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Paul S. Hewitt, CPA, CA


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Tax Information for Investors

The sale of shares by most taxpayers will give rise to a capital gain or a capital loss, of which 50% is taxable in the year of sale.  The gain or loss is the difference between the adjusted cost base (purchase price plus commissions paid) and the proceeds, net of commissions.
Often, taxpayers purchase shares in the same company at different dates (and prices).  When this occurs, the taxpayer must keep track of the average cost per share.  When a portion of the shares are sold, the adjusted cost base of the shares sold is equal to the average cost per share times the number of shares sold. 
If a taxpayer disposes of shares at a loss and identical shares are repurchased within 30 days of the date of disposition, and the shares are still owned 30 days after the disposition, the loss will be considered a superficial loss.  In this case, what would otherwise be considered a capital loss will be considered a superficial loss, which must be added to the cost of the repurchased shares.  These rules also catch situations where the repurchased shares are held by related and affiliated taxpayers, such as a spouse or a company that you or your spouse controls.
When calculating the adjusted cost base of shares purchased in a foreign currency, the taxpayer has the option of using the average exchange rate during the year or the actual exchange rate at the time of the transaction.  The same option is available in calculating the Canadian dollar equivalent of the net proceeds.
For individuals and trusts, dividends from Canadian companies are "grossed-up" to a taxable amount, by multiplying the actual dividend by 1.45 (public corporations) and 1.25 (private companies).  This is to estimate the pre-tax income of the corporation that gave rise to the dividend.  The taxpayer also receives a dividend tax credit, which is supposed to reflect the underlying taxes already paid by the company that paid the dividends.  These calculations change when the corporate tax rates change.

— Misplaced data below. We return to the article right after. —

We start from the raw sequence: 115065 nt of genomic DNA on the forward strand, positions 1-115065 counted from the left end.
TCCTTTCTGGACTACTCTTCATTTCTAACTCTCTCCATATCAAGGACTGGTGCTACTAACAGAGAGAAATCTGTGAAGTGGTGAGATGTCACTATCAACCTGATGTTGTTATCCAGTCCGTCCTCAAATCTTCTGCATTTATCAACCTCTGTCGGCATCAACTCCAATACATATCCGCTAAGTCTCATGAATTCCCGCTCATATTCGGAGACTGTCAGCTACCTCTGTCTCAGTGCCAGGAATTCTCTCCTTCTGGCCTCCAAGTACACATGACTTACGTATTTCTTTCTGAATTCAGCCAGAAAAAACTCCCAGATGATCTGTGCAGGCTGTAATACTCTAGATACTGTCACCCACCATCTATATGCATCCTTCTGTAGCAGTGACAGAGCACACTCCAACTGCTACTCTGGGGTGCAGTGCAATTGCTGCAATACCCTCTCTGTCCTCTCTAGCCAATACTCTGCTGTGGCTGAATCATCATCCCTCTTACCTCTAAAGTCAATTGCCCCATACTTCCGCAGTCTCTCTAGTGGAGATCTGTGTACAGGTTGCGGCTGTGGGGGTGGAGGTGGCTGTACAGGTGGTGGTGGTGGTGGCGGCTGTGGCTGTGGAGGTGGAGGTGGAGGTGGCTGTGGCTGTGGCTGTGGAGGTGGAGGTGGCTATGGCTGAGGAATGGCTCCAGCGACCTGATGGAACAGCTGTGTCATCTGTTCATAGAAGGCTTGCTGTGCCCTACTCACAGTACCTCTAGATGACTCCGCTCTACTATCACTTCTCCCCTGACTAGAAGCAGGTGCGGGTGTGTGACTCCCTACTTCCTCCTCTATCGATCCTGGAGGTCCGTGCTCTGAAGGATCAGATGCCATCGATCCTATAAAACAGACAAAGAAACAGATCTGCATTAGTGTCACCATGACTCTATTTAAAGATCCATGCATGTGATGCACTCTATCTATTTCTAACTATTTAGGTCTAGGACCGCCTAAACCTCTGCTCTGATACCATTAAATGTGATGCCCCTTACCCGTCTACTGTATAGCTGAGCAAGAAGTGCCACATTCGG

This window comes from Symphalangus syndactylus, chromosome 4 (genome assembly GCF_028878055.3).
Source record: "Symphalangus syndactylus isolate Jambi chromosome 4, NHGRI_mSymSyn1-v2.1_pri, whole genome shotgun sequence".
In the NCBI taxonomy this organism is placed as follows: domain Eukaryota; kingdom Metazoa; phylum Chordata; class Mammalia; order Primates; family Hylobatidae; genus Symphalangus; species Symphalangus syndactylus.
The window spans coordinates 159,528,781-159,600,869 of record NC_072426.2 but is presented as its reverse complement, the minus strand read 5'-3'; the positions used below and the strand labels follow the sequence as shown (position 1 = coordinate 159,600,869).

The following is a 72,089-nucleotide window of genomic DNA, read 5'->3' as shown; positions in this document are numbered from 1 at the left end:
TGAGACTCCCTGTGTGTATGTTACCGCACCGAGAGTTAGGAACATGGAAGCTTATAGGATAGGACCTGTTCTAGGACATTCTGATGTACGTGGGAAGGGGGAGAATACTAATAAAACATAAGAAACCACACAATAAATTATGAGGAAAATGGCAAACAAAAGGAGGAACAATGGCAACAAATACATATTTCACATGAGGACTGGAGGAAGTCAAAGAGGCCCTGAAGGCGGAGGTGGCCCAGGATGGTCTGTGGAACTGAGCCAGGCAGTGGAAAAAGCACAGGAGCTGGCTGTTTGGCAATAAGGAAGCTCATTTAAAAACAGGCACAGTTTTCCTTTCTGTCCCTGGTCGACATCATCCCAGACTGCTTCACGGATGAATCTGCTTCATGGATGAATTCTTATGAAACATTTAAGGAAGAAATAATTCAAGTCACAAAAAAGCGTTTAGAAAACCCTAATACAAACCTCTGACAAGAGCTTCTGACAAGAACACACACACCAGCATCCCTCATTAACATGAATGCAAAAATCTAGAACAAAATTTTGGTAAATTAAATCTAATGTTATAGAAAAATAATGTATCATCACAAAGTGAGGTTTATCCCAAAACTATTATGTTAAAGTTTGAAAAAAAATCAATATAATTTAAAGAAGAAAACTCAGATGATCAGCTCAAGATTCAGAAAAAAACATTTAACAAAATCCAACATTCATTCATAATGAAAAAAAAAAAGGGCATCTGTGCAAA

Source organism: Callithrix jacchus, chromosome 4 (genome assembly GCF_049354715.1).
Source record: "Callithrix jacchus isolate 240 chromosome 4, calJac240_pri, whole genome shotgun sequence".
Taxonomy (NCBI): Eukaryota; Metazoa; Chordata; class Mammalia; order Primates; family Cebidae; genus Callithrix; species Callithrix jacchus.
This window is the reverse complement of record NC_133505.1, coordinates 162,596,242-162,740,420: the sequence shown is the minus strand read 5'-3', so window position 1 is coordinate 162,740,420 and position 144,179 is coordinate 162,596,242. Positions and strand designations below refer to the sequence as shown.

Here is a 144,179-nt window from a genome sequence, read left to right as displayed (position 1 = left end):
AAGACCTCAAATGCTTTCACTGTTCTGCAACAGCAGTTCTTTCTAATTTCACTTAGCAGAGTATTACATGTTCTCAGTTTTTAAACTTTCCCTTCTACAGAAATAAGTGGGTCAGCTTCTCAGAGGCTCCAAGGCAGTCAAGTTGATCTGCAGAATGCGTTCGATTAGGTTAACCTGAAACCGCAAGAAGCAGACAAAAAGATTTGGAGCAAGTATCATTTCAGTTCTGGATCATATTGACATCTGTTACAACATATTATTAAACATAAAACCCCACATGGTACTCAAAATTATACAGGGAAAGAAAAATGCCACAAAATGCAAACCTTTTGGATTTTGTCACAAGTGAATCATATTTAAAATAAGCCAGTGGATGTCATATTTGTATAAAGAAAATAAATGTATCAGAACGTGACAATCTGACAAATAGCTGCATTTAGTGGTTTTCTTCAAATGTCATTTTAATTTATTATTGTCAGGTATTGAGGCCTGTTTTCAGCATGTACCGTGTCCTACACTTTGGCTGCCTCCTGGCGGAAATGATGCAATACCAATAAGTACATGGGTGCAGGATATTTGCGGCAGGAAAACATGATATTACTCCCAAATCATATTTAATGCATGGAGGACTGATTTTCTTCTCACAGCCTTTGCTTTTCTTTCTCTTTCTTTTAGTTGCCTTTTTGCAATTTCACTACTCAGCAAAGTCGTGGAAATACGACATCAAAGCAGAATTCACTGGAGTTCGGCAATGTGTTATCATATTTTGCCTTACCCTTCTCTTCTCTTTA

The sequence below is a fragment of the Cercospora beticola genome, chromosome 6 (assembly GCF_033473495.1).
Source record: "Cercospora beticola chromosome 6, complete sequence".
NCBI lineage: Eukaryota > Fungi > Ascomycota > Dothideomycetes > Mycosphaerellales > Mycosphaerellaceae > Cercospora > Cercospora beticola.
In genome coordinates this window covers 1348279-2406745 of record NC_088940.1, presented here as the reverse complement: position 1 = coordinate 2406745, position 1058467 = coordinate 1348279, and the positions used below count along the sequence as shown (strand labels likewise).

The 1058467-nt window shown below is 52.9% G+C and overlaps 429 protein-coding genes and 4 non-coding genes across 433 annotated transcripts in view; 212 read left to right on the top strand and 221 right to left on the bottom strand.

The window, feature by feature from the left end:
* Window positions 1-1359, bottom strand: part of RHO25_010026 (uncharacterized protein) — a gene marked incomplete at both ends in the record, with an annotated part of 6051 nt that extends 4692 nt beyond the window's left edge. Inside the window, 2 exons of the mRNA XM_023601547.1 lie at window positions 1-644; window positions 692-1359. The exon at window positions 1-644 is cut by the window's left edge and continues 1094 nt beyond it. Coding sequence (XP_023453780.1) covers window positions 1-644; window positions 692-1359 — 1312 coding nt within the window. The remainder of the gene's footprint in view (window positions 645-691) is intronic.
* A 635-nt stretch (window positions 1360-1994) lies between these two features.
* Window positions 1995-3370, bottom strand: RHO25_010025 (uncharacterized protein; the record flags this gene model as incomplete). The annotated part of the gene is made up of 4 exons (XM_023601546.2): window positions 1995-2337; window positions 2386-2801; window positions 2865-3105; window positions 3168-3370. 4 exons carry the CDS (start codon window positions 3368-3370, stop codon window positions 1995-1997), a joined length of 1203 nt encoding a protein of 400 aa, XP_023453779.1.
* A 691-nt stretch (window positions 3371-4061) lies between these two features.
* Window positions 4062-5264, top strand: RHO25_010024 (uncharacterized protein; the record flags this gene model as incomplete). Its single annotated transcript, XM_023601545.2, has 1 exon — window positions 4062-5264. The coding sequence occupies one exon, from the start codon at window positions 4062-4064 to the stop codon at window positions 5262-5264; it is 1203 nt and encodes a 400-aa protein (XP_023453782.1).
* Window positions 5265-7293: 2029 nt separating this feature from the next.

Dividends from foreign corporations are taxable and usually subject to foreign tax withholdings.  In most cases, the taxpayer will receive a credit for the foreign taxes paid when filing a Canadian income tax return.

There are several types of bonds to be considered.  Some bonds pay interest, others do not. 
For those bonds that do pay interest (quarterly, semi-annually, or annually), the cost to purchase the bond will include the current quoted price of the bond plus interest that has accrued since the last payment date (plus commissions).  The accrued interest paid is deducted, in the year of acquisition, from interest earned on investments.  The adjusted cost base of the bond is the price paid for the bond (which may be different from the face value). 
When market interest rates change, the price of bonds will also change.  If the market interest rate goes up, the price of most bonds will fall.  This is called purchasing at a discount.  If the bonds are held to maturity, the difference between the face value and the discounted purchase price will give rise to a capital gain. 
Bonds can also be sold prior to maturity.  When this happens, the purchaser will pay the seller the accrued interest from the last payment date to the date of sale.  If the purchase price (excluding the accrued interest) is higher than the adjusted cost base of the bond, a capital gain will arise.
Another type of bond is called a "strip" bond, because the coupon interest payments are separated from the underlying bond.  Brokers sell the strip bond separate from the coupon interest payments.  Consequently, strip bonds pay no interest.  Instead, they are sold at a discount that reflects the current market rate of interest to maturity.  Strip bonds are redeemed at maturity for the full face value of the bonds.